One step closer to connectivity for Cornwall: A30 proposals are accepted for examination.
To say this scheme is long-awaited would be putting it mildly. Despite more than 95% support for the principle of the scheme (as documented during public consultation in 2016), proposals have been on – and off – the table from as early as 2004. Now, the Planning Inspectorate’s acceptance of the proposals for formal examination spells a major breakthrough for the scheme, which Copper has played a key part in driving forward since the preferred route announcement in July 2017.
If approved, the scheme will link up over 100 miles of dual carriageway, paving the way for improving perceptions of Cornwall as a viable place to visit and do business with. This is crucial for boosting the regional economy, which is still underperforming compared with UK averages.
The scheme, which is part of the first wave of the Government’s road investment strategy (RIS 1), includes a new 8.7-mile dual carriageway running alongside the existing A30 – which will be retained as a local road – while the existing hazardous roundabout at Chiverton will be replaced by a free-flowing, two-level junction.
To achieve acceptance of a Nationally Significant Infrastructure Project (NSIP) such as this, engaging with a whole range of stakeholders and the public in productive conversation about every aspect the scheme is vital. The challenge with the A30 was not to gain consensus on the need for the scheme (the economic benefits alone would repay any investment four-fold), but to persuade people to stand up and get involved.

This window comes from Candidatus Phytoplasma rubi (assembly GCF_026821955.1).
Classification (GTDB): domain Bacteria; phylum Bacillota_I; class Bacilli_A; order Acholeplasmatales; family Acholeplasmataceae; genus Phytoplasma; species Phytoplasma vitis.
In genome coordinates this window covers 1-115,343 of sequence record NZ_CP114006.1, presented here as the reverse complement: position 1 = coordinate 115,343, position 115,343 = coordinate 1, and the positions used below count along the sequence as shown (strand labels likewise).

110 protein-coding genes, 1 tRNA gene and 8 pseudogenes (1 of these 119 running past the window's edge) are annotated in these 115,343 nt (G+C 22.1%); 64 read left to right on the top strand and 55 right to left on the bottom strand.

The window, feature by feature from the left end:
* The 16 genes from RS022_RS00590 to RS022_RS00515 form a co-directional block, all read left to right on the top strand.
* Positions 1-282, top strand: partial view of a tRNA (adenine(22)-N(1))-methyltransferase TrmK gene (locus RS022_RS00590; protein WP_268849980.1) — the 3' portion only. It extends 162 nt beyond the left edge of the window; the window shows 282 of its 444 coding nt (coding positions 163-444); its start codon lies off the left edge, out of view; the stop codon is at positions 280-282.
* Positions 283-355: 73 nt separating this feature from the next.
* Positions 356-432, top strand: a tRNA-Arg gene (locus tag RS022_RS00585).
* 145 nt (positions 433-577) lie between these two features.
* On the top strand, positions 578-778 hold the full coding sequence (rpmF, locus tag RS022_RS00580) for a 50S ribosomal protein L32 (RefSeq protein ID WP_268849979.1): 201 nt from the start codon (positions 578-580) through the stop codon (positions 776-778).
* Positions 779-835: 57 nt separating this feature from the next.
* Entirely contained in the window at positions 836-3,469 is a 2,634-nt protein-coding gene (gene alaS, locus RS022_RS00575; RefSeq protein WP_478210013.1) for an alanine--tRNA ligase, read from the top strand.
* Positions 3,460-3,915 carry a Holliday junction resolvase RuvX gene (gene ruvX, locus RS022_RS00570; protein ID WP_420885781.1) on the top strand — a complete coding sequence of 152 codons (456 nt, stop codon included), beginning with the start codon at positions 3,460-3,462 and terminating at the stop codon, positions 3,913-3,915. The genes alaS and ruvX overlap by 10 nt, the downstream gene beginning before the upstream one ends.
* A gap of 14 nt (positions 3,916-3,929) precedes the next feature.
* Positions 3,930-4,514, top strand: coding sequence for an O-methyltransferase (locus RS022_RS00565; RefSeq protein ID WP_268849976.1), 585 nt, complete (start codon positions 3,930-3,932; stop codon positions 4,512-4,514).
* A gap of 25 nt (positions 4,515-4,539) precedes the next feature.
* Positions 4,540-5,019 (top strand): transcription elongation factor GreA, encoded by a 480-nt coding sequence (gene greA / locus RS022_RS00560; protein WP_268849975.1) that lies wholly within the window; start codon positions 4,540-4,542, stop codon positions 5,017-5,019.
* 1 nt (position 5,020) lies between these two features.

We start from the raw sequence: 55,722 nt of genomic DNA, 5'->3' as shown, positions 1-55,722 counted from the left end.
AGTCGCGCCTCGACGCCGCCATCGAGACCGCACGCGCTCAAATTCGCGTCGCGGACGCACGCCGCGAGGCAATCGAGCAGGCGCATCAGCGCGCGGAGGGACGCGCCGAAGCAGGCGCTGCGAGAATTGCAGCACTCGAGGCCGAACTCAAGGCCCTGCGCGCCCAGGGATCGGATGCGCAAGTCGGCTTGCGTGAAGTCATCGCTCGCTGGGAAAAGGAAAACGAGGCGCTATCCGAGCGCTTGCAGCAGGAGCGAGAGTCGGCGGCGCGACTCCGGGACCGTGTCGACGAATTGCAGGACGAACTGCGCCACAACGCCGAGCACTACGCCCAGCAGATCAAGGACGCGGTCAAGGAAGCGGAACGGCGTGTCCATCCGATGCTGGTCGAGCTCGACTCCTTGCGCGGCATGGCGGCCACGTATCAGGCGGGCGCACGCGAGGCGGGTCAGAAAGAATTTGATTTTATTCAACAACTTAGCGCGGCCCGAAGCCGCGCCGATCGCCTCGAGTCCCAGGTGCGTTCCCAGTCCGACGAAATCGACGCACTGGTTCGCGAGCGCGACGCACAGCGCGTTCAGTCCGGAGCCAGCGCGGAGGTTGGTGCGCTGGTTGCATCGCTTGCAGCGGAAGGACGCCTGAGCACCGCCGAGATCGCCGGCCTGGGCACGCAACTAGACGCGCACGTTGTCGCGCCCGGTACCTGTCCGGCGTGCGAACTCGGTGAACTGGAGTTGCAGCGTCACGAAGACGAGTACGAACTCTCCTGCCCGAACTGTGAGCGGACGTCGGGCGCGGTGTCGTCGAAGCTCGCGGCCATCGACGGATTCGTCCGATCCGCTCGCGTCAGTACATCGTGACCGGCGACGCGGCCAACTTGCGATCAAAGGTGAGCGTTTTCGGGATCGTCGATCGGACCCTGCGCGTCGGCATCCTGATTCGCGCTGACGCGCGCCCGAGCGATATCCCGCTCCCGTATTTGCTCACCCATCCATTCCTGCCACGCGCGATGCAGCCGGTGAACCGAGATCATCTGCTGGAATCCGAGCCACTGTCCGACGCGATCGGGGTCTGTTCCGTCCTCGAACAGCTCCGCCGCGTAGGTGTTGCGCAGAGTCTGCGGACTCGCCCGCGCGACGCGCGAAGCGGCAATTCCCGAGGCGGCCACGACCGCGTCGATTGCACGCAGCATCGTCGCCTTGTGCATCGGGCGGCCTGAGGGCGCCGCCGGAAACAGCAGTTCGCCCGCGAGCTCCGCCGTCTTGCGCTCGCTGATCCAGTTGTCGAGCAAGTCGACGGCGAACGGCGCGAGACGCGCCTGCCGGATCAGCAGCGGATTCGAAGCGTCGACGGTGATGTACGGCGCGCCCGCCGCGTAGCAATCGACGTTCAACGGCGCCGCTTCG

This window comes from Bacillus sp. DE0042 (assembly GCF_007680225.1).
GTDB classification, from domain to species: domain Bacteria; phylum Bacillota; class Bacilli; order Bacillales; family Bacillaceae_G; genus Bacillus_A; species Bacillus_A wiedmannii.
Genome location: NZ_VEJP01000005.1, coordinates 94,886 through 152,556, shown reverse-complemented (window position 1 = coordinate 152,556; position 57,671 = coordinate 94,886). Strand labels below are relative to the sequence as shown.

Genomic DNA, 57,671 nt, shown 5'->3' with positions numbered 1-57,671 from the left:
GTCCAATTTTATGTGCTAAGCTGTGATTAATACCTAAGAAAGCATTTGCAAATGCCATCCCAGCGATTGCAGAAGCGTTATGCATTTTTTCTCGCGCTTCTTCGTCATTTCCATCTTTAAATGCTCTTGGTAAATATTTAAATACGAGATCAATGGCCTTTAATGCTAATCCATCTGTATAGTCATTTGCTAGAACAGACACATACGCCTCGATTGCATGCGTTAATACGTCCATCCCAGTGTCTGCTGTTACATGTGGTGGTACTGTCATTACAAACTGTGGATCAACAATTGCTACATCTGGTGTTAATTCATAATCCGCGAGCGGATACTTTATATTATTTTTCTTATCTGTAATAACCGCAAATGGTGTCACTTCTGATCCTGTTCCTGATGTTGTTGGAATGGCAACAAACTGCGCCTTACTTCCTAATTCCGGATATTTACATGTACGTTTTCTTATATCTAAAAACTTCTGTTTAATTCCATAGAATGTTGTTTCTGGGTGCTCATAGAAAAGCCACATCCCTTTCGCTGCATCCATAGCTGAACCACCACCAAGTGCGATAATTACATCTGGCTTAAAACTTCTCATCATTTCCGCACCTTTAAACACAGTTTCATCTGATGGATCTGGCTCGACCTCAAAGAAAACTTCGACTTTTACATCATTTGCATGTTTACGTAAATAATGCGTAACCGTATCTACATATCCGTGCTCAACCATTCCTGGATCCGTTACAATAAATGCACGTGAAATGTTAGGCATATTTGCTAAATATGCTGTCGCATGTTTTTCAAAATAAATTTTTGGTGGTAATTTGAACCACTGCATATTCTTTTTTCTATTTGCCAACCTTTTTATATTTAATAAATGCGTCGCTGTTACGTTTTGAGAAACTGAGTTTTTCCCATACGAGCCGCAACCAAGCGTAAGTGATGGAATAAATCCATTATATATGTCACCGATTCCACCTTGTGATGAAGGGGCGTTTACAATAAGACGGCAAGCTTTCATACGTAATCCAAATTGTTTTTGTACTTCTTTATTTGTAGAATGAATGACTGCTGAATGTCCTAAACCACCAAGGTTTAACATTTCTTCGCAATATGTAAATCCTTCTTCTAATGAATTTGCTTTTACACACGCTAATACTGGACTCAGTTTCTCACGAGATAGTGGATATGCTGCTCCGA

A strange phenomenon occurs when the public is generally supportive of an infrastructure scheme: ambivalence in the face of consultation. The public’s assumption is that unless there is significant vocal opposition to a scheme, it will go ahead regardless. That’s why the A30 project team put communications at its heart. Close collaboration between engineers, scientific specialists and project managers allowed for effective, joined-up communications, focusing on turning passive supporters into vocal advocates for the scheme.
This allowed the project to connect with and educate the public about DCO requirements, and create a media buzz around the project. More than 800 people attended consultation events, and a similar number provided feedback which tangibly helped shape the scheme’s final proposals, a summary of which is available here.
The project communications generated real interest in the plans, and so far, it has paid off.